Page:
• Devise a coding system where you write short symbols on work, produce a key and then make students copy down the comments that correspond with the specific codes and symbols that you’ve written. This is not only a more economical use of your time but it forces students to engage with written feedback.

What marking and feedback tips have you learned this year that you would pass on to the new cohort of NQTs in the autumn?

Slide 6: We all make mistakes

Reflect on how you can improve and allocate some time each week to your own development by:

  • Revisiting key learning theories.
  • Talking with and observing colleagues.
  • Reflecting on and evaluating your own practice.

Slide 7: Time is precious – manage it well

What have your learned from your NQT year that has enabled you to manage your time well? Consider your approaches to time management. Can you make good use of your time by:

  • Organising the day by priorities – do the worse task first and then tackle the urgent, and then the important. Leave the stuff you enjoy until last since it will take less time.
  • Avoiding “loaded” procrastination – we can fill our time with thinking about what needs to be done and talking about what needs to be done. Don’t – just do it!
  • Planning for potential crises – always have a back-up plan. What happens if you plan to write reports on a Friday afternoon and, for some reason you lose that free time. How will they get done?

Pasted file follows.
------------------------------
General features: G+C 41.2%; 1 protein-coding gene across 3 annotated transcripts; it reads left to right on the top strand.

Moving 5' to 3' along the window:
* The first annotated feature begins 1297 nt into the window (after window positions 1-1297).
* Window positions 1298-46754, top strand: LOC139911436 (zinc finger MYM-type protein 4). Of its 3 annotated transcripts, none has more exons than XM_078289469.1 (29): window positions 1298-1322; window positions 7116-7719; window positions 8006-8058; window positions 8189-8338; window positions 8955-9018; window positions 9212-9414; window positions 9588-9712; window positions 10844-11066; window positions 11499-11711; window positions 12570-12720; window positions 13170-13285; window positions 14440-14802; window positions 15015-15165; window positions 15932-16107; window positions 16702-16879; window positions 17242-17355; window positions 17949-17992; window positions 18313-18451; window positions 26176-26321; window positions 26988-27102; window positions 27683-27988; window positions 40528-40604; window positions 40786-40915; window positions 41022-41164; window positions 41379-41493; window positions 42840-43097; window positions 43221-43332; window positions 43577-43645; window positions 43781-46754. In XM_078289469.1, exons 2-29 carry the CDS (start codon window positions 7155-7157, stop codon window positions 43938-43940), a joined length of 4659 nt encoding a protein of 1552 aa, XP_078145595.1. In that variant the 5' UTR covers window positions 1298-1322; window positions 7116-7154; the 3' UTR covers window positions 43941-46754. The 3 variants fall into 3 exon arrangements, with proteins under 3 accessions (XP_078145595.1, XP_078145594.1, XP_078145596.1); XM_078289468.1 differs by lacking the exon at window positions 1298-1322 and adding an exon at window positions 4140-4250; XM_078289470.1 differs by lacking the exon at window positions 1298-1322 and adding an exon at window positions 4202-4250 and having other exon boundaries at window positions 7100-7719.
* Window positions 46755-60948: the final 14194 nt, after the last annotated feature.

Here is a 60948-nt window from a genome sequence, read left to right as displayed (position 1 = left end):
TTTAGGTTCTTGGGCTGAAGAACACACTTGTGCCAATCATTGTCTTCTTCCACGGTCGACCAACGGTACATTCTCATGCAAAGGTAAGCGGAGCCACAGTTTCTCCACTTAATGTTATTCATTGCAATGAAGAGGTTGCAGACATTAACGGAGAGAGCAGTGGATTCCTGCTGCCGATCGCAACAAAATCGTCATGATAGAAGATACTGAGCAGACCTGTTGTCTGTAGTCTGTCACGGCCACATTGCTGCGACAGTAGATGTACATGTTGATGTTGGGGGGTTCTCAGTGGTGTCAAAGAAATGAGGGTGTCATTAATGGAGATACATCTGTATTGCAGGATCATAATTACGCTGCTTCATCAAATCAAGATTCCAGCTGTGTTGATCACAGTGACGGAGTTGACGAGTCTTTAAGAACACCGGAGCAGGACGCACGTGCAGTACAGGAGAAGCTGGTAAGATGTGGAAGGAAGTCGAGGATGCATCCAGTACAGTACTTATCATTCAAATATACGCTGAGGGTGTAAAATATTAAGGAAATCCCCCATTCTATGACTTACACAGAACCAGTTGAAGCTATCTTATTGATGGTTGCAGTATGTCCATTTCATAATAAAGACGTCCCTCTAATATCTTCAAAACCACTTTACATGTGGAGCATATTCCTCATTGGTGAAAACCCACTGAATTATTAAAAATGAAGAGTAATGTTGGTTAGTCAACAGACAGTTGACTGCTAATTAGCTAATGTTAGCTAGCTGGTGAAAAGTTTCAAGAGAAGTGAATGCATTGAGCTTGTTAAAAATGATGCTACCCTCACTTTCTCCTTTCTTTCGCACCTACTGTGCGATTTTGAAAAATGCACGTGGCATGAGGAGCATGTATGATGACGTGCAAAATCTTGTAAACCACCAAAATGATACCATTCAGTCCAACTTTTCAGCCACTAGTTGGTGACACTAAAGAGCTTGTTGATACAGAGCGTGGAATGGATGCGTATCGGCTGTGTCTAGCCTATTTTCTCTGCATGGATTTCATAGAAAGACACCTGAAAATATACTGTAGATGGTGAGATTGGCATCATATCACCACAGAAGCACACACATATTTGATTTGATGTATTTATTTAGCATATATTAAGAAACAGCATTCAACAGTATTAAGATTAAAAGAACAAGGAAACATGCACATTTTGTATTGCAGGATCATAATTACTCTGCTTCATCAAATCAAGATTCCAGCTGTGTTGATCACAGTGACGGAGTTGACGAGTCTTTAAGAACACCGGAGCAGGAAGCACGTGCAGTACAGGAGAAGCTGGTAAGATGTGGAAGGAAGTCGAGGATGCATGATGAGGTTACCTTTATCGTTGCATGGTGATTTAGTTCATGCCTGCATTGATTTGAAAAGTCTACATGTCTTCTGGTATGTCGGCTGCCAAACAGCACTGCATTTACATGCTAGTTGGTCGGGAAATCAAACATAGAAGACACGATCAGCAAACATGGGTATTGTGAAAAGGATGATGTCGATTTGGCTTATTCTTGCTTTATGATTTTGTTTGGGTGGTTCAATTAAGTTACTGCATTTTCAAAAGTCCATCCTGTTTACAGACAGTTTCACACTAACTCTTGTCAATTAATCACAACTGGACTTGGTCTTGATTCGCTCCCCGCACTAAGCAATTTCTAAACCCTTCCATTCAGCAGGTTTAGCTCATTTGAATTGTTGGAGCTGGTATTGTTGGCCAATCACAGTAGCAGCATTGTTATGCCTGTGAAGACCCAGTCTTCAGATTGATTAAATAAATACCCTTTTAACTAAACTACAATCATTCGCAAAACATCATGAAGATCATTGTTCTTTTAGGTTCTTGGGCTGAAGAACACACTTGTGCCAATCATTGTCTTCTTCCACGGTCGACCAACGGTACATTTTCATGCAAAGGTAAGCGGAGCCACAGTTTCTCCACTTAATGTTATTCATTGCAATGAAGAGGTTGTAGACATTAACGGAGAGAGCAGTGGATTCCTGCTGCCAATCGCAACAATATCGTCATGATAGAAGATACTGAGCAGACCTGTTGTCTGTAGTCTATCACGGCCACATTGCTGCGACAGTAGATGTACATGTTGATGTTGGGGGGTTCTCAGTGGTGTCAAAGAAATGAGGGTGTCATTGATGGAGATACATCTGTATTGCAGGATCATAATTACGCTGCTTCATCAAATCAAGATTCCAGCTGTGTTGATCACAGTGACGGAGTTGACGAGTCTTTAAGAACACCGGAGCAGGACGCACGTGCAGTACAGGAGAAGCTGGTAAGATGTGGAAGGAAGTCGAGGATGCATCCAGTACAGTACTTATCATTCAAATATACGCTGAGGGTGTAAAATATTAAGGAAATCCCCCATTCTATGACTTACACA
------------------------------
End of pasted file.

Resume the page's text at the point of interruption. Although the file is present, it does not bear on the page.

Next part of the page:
• Setting aside personal time – remember to plan time for you as well as planning time for work. We work to live...

Slide 8: Work/life balance is important

As you near the end of your NQT year, what will you plan to do to better manage your work/life balance in the year ahead?

Your work/life balance has to be important so that you can prioritise your life over anything else. So, what can you do to manage your work/life balance in the future:

  • Sort out your priorities – make a list of the things that are important to you and decide when you are going to give them some time.
  • Tell people firmly and politely that you won’t have time or be able to do something at work.
  • Put aside some time every week where you can just be yourself.
  • Remember, you may enjoy it but school is work. It is great to enjoy your job, but if you keep on putting that extra effort in, you will start to resent it, and so will the people around you.
  • Live in the present moment, not the future. Anxiety about the future is one of the chief causes of stress. We can all spend hours worrying about what ifs – better to focus on the things you know are real and true, not things that you cannot determine or influence.
  • Talk to people you trust about a particular situation or issue you are concerned with.
  • Don’t sweat about the small stuff. If the borders on your display are crooked – well so what? They won’t actually stop the children from learning. Time is precious in teaching so make use of all the resources and tools that you have available to you.
  • Steer clear of staffroom politics and gossip.

Slide 9: Learning to say ‘no’